"Well, No. 1, size-wise you see that and you say, 'OK, they're pretty similar, right?'" Nagy said at the NFL scouting combine. "And then you have the speed, the shiftiness, the moves, everything that they do. They're similar in the fact that you can move them around and do different things. As you see on tape, the one thing if you go back and look at simple numbers, you're going to see that Cohen can run the ball a little bit more from the backfield. Not that Tyreek can't.
"So they're different. So I don't think it is fair to compare them but I do understand why people compare them, and for me, I am very excited to coach both of them and look forward to working with Cohen."
As a rookie, Cohen finished No. 33 in PPR formats and No. 42 in standard leagues, but he wasn't dependable since his touches were all over the place. Nagy should rectify that. Since Jordan Howard isn't very adept as a receiver, look for Cohen to catch 60-70 passes and have a more consistent role in the offense.
The Chiefs will receive a 2018 third-round pick and a player to be named on Wednesday, a source confirmed, though any trade involving Smith can’t be completed until the first day of the new league year, which begins at 3 p.m. on March 14. But the sources say the deal is in place and will definitely proceed.
Smith, 33, is coming off a stellar season in which he set career-highs in passing yards (4,042), touchdowns (26) and passer rating (104.7), throwing just five interceptions.
Related players: Kirk Cousins
The change in teams will force Smith to learn a new offense and develop a rapport with a new set of receivers, though he should remain a good value on draft day. Kirk Cousins will hit free agency as the best free agent quarterback since 2012, when Peyton Manning was signed by the Broncos.
But Ravens coach John Harbaugh was noncommittal when asked whether Collins earned the right to be the starter for next season or if Baltimore will look to upgrade.
"I'm looking to upgrade everything. You know that's how I'm going to answer the question," Harbaugh said. "Alex Collins has proven the fact that he can be a very good back in this league."
Collins isn't seen as a workhorse back by Baltimore. The Ravens never gave him the ball more than 20 times in a game (compared to Todd Gurley and Leonard Fournette, who combined to do so 12 times) because they didn't want to wear down a smaller frame back like Collins. There are also other issues with ball security (four fumbles) and catching the ball (three drops).
The Ravens could just be keeping their options open at running back, especially in the draft. Baltimore hasn't selected a running back in the first three rounds since Bernard Pierce in 2012, and the team could be kicking itself after passing on Alvin Kamara and Kareem Hunt last year.
Collins averaged 4.59 YPC, which was No. 4 in the league among running backs with at least 200 carries. If the Ravens don't make a big move at running back, Collins will likely hold draft value in the fourth or fifth round.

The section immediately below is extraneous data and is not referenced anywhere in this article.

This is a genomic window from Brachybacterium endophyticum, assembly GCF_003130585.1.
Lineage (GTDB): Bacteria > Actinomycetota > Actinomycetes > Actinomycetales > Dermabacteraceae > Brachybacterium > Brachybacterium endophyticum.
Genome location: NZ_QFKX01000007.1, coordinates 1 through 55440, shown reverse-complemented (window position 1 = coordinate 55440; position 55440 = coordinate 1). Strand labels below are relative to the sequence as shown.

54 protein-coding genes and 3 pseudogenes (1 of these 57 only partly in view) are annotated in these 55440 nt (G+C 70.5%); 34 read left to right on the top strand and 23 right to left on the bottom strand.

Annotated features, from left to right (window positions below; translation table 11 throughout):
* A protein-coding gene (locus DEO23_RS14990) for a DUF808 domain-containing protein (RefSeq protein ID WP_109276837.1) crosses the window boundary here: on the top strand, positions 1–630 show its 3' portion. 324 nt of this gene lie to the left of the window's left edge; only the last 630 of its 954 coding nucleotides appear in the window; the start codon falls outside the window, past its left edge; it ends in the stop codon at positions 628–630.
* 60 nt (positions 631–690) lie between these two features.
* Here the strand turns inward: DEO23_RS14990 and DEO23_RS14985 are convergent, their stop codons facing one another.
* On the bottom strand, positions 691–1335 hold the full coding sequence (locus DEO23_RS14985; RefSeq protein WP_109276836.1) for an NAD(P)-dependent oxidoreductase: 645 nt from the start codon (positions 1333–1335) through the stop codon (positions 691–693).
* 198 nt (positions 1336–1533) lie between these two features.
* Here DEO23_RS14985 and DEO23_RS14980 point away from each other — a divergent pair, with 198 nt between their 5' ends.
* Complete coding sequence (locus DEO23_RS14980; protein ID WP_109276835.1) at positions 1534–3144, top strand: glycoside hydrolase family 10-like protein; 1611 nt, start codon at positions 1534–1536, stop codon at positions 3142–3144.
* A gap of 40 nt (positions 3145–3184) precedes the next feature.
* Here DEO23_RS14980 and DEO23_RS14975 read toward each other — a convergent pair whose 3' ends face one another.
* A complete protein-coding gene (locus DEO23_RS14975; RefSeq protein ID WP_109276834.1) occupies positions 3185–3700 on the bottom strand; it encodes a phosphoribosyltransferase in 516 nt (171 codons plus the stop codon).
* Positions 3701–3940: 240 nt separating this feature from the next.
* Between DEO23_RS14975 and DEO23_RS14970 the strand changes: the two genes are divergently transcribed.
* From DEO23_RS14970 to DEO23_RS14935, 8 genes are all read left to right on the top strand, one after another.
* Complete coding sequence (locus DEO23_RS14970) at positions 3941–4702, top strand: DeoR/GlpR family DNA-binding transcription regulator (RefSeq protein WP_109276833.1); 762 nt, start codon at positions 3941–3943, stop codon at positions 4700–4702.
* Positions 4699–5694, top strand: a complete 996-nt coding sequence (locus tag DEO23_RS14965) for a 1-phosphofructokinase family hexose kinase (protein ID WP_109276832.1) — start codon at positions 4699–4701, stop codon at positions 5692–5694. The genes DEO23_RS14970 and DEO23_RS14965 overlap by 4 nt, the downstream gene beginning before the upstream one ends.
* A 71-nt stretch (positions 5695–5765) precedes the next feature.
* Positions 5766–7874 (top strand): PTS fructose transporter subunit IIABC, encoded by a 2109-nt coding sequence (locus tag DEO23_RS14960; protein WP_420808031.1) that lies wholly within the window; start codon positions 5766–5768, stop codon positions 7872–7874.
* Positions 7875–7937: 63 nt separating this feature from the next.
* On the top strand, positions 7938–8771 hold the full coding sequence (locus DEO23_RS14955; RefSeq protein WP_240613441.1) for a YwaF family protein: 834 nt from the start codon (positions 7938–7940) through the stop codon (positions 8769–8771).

General manager Ryan Pace interviewed Nagy, 39, on Sunday, a day after Kansas City's loss in the Wild Card round to the Titans. He replaces John Fox, who was fired a week ago after a 14-34 record in three seasons. Nagy is the 16th head coach in Bears history.
Nagy’s entire NFL coaching career has been spent under Chiefs coach Andy Reid. A record-setting quarterback in college at Delaware, Nagy started as an intern in 2008 for Reid’s Eagles. He followed Reid to the Chiefs, starting off as their quarterbacks coach in 2013 before being promoted to offensive coordinator last season.
Andy Reid handed over play-calling duties to Nagy before the Dec. 3 game versus the Jets. The Chiefs averaged 27.3 points in their final six games (under Nagy) after averaging 24.7 points in their first 11 games with Reid calling the plays. The Chiefs averaged just 12.0 points in the three games prior to the Jets game, which prompted the change by Reid. This hire looks like a clear offensive upgrade for the Bears.
Friday, January 5, 2018, 4:55pm
Bills RB LeSean McCoy (ankle, questionable) returned to take limited reps Friday after missing practice earlier in the week and is questionable for Week 18. McCoy is trending the right way and should be able to play against the Jaguars, even though he won’t be near 100 percent. If he’s unable to play, then Mike Tolbert and Marcus Murphy would try to pick up the slack.
Titans RB DeMarco Murray (knee, out) missed practice again Thursday and is out for Week 18. With Murray out look for Derrick Henry to carry the load against the Chiefs, who have given up 119 rushing yards and 1.0 rushing touchdown per game this year. Last week, Henry carried the ball 28 times for 51 yards against the Jaguars, but scored on a 66-yard touchdown reception to post a nice fantasy line.
Related players: Alex Smith
Hill didn't practice on Friday and was expected to be out. The Chiefs will also rest their stud TE, Kelce. Smith is active but isn't expected to play outside of an emergency.